Holistic Critical Thinking
Scoring Rubric


This Holistic Critical Thinking Scoring Rubric assessment device can be used in conjunction with objective tests to provide multiple measures of critical thinking performance. As with all assessment devices reliability of measure is of great importance. Care should be taken to assure interrater reliability in the ratings being generated by faculty using the rubric to assess student groups.

Holistic Critical Thinking Scoring Rubric

by Facione & Facione


4

Consistently does all or almost all of the following:
Accurately interprets evidence, statements, graphics, questions, etc. Identifies the salient arguments (reasons and claims) pro and con. Thoughtfully analyzes and evaluates major alternative points of view. Draws warranted, judicious, non-fallacious conclusions. Justifies key results and procedures, explains assumptions and reasons. Fair-mindedly follows where evidence and reasons lead.


3

Does most or many of the following:
Accurately interprets evidence, statements, graphics, questions, etc. Identifies relevant arguments (reasons and claims) pro and con. Offers analyses and evaluations of obvious alternative points of view. Draws warranted, non-fallacious conclusions. Justifies some results or procedures, explains reasons. Fair-mindedly follows where evidence and reasons lead.


2

Does most or many of the following:
Misinterprets evidence, statements, graphics, questions, etc. Fails to identify strong, relevant counter-arguments. Ignores or superficially evaluates obvious alternative points of view. Draws unwarranted or fallacious conclusions. Justifies few results or procedures, seldom explains reasons. Regardless of the evidence or reasons, maintains or defends views based on self-interest or preconceptions.


1

Consistently does all or almost all of the following:
Offers biased interpretations of evidence, statements, graphics, questions, information, or the points of view of others. Fails to identify or hastily dismisses strong, relevant counter-arguments. Ignores or superficially evaluates obvious alternative points of view. Argues using fallacious or irrelevant reasons, and unwarranted claims. Does not justify results or procedures, nor explain reasons. Regardless of the evidence or reasons, maintains or defends views based on self-interest or preconceptions. Exhibits close-mindedness or hostility to reason.

Instructions for Using the Holistic
Critical Thinking Scoring Rubric

1. Understand the construct.

    This four level rubric treats critical thinking as a set of cognitive skills supported by certain personal dispositions. To reach a judicious, purposive judgment a good critical thinker engages in analysis, interpretation, evaluation, inference, explanation, and meta-cognitive self-regulation. The disposition to pursue fair-mindedly and open-mindedly the reasons and evidence wherever they lead is crucial to reaching sound, objective decisions and resolutions to complex, ill-structured problems. So are the other critical thinking dispositions, such as systematicity, reasoning self-confidence, cognitive maturity, analyticity, and inquisitiveness. [For details on the articulation of this concept refer to Critical Thinking: A Statement of Expert Consensus for Purposes of Educational Assessment and Instruction. ERIC Document Number: ED 315 423.]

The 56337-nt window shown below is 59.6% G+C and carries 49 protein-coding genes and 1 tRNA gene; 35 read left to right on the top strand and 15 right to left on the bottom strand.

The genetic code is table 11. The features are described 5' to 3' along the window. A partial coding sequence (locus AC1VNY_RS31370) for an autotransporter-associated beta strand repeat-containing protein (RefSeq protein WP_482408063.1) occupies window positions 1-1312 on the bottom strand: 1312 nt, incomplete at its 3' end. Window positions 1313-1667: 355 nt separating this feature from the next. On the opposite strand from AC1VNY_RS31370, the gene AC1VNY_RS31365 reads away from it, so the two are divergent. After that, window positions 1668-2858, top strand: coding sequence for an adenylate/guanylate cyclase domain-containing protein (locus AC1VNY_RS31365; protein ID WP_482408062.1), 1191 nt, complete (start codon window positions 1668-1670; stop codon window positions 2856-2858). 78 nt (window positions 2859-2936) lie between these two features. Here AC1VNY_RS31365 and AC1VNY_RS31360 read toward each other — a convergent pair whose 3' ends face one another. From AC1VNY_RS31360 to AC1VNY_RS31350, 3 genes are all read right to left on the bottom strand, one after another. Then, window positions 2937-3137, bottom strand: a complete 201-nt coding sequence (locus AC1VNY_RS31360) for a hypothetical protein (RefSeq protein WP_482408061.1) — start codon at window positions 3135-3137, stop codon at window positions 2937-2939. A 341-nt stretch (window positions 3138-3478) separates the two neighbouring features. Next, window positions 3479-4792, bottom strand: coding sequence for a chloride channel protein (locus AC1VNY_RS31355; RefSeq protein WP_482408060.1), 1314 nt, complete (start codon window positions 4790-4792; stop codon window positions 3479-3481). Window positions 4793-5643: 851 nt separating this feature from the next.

2. Differentiate and Focus

    Holistic scoring requires focus. In any essay, presentation, or clinical practice setting many elements must come together for overall success: critical thinking, content knowledge, and technical skill (craftsmanship). Deficits or strengths in any of these can draw the attention of the rater. However, in scoring for any one of the three, one must attempt to focus the evaluation on that element to the exclusion of the other two.

    • Ideally, in a training session with other raters one will examine sample essays (videotaped presentations, etc.) which are paradigmatic of each of the four levels. Without prior knowledge of their level, raters will be asked to evaluate and assign ratings to these samples. After comparing these preliminary ratings, collaborative analysis with the other raters and the trainer is used to achieve consistency of expectations among those who will be involved in rating the actual cases. Training, practice, and inter-rater reliability are the keys to a high quality assessment.
    • Usually, two raters will evaluate each essay/assignment/project/performance. If they disagree there are three possible ways that resolution can be achieved: (a) by mutual conversation between the two raters, (b) by using an independent third rater, or (c) by taking the average of the two initial ratings. The averaging strategy is strongly discouraged. Discrepancies between raters of more than one level suggest that detailed conversations about the CT construct and about project expectations are in order. This rubric is a four level scale, half point scoring is inconsistent with its intent and conceptual structure. Further, at this point in its history, the art and science of holistic critical thinking evaluation cannot justify asserting half-level differentiations.
    • If working alone, or without paradigm samples, one can achieve a greater level of internal consistency by not assigning final ratings until a number of essays/projects/performances/assignments have been viewed and given preliminary ratings. Frequently natural clusters or groupings of similar quality soon come to be discernible. At that point one can be more confident in assigning a firmer critical thinking score using this four level rubric. After assigning preliminary ratings, a review of the entire set assures greater internal consistency and fairness in the final ratings.


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